I am heartened when I see those in influential positions speaking up. Patrick Stewart, a long-time advocate for Amnesty International, speaks eloquently about his own history with domestic violence growing up and his struggle with his own violent impulses. Senator Kirsten Gillibrand radiates outrage and empathy in addressing the issue of rampant sexual assault against men and women in the U.S. Military. But it is Henry Rollins that has so eloquently summed up the crux of my dismay—a very worthwhile read. Speaking about the Steubenville rape case, Rollins questions the contributing factors not only to the actions of the two young men, but also to the inaction of the myriad people who turned a blind eye that night:

“What made these young people think that that what they did was ok? What was in their upbringing, the information and morals instilled in them that allowed them to do what they did, minute after minute, laughing, joking, documenting it and then calling it a night and going home? Out of all the people who were witness to what happened, why wasn’t there someone putting a stop to it?

“What I am attempting to get at, and I apologize if I am not being clear enough is that this is a failure on many levels. Parents, teachers, coaches, peers all come into play here. I am not trying to diffuse blame or lessen the awfulness of what happened but I want to address the complexity of the cause in an effort to assess the effect so it can be prevented…

“I have yet to say anything about the damage done to the young woman involved. It is ironic and sad that the person who is going to do a life sentence is her.”

I am grateful that I married a gentle, thoughtful man. I remember sitting with Damon and watching The Help after Oscar had gone to bed. Afterward, Damon turned to me and said, “Was it really like that?” I love that he asked that. I love that he needed to ask that. And it broke my heart a little to say yes, to reflect on how far we’ve come and how far we still have to go. Then he said, “It is so important to me that we raise Oscar differently.” Yes. Yes. We sat and talked about how a child learns about tolerance and compassion—and about how they learn about racism or misogyny or homophobia or any other destructive, prejudicial, violent attitudes.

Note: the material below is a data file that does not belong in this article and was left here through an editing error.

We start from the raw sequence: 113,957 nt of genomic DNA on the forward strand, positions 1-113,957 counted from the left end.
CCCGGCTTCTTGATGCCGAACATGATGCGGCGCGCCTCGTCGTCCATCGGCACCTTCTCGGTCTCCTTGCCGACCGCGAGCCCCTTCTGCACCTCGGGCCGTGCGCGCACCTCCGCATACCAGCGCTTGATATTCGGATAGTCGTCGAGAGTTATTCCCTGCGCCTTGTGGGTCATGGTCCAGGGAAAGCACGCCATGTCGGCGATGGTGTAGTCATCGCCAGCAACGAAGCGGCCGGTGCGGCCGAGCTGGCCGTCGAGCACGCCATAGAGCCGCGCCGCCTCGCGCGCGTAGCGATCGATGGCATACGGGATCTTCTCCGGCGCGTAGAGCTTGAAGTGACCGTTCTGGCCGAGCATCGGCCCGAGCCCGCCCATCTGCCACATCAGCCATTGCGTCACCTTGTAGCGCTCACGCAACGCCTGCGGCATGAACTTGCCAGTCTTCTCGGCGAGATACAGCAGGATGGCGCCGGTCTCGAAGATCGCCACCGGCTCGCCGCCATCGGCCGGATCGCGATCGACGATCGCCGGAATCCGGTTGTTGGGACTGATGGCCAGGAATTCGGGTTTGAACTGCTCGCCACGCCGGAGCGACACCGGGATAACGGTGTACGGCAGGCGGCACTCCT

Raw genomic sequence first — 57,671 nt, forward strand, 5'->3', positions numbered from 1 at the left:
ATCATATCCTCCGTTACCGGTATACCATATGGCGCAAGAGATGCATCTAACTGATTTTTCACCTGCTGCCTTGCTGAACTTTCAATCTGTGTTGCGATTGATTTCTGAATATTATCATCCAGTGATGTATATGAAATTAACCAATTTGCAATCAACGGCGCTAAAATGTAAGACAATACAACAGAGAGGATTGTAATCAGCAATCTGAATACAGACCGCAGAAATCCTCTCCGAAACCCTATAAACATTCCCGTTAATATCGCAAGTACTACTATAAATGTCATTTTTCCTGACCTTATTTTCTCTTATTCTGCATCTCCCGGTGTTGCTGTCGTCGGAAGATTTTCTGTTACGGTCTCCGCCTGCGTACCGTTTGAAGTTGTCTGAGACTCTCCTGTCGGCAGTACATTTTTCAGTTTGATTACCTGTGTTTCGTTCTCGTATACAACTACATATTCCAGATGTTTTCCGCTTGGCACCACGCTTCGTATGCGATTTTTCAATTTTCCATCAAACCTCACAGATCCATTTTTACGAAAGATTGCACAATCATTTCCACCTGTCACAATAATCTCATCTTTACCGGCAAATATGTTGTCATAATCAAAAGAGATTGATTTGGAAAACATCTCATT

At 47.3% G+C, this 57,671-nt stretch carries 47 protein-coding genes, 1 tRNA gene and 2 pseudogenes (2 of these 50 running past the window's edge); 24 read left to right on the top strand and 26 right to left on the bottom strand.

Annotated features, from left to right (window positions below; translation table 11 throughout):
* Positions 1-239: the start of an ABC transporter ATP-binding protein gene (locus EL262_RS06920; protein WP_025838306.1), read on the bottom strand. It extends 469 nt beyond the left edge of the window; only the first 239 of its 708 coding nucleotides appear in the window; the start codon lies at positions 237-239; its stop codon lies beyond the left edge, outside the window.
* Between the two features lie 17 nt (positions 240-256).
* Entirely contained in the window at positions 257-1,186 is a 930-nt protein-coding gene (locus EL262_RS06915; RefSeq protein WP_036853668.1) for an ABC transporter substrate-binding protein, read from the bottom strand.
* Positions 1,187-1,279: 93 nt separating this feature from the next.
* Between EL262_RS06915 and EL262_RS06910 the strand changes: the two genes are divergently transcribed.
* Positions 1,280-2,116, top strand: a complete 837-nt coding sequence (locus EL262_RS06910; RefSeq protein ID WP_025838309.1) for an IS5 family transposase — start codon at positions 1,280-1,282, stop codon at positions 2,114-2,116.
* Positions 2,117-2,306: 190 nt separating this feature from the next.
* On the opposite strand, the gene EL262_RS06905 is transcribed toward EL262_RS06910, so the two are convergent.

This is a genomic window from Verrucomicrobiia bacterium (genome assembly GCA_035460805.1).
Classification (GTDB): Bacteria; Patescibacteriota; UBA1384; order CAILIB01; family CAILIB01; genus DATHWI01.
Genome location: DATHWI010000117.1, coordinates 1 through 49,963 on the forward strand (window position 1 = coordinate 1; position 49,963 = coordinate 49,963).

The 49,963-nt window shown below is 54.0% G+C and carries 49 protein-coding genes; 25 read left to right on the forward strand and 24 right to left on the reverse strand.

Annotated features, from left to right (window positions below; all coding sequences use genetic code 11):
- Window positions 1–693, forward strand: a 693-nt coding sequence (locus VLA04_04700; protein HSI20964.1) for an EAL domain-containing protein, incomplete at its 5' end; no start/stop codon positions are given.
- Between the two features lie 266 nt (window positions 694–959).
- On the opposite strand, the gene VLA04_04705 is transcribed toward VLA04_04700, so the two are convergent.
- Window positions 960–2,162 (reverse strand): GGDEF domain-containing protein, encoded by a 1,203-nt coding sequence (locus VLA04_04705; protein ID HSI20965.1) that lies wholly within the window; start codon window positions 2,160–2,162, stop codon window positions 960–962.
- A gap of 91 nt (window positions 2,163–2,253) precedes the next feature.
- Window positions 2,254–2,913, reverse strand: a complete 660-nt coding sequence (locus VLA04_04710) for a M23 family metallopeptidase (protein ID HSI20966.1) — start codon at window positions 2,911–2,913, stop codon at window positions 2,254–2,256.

We agreed on this: it falls on the parents to examine themselves and their actions, as these are the child’s greatest teachers. It falls on the parents to talk to their children and to not allow any topic to become taboo, no matter how uncomfortable. As his parents, we must listen to everything Oscar brings to us with openness—and respond in kind. We must never turn a blind eye, but shine a light, as Stewart so aptly says in his speech, into the darkest corners. If you choose only to live in the light, you will only have the shadowy places for a view.

This is our challenge as parents, and it is possibly the greatest, most enduring change we can affect in the world. It is also our challenge as individuals. Human decency should not be compartmentalized. I want Oscar to grow up in a world where, someday, his children will maybe watch a film showing these harmful social attitudes toward women, and they will ask him, “Was it really like that?”

Please, let us see that day.

Leave a comment


  1. You are so right. Hate and actions and morals and values are taught. Children are not born that way. They learn how to treat other people by watching the adults in their lives. You wrote this beautifully and it really brings up the fact that I know I want to raise my daughter to be kind and loving to all people of all walks of life. Thanks for putting it so eloquently.

    • Thank you for reading, and for parenting with mindfulness! We can make it better, if we all will it.

  2. Debbie

     /  April 3, 2013

    So eloquently put! And, so true! I wish each of the students at the high school where we work could read this. Even be a reading assignment for every student at every school. We see this every day at work, and it is heartbreaking! This needs to begin at home, and, sadly, I’m afraid that seems to be part of the problem. We have seen too many instances of “The apple doesn’t fall far from the tree” at our work. What can we do? Start with our own children, and reach out to others when given the chance! You never know what a young person is going through at home or elsewhere, and just how much a simple hug, kind word, or just listening will do. We can only hope the seed of kindness takes root and will bloom even though we may never see it.

    • Agreed. It’s weighty. And I think it would be awesome to share it with the kids at school, start some open discussion about it. We can’t afford to take this sort of thing for granted.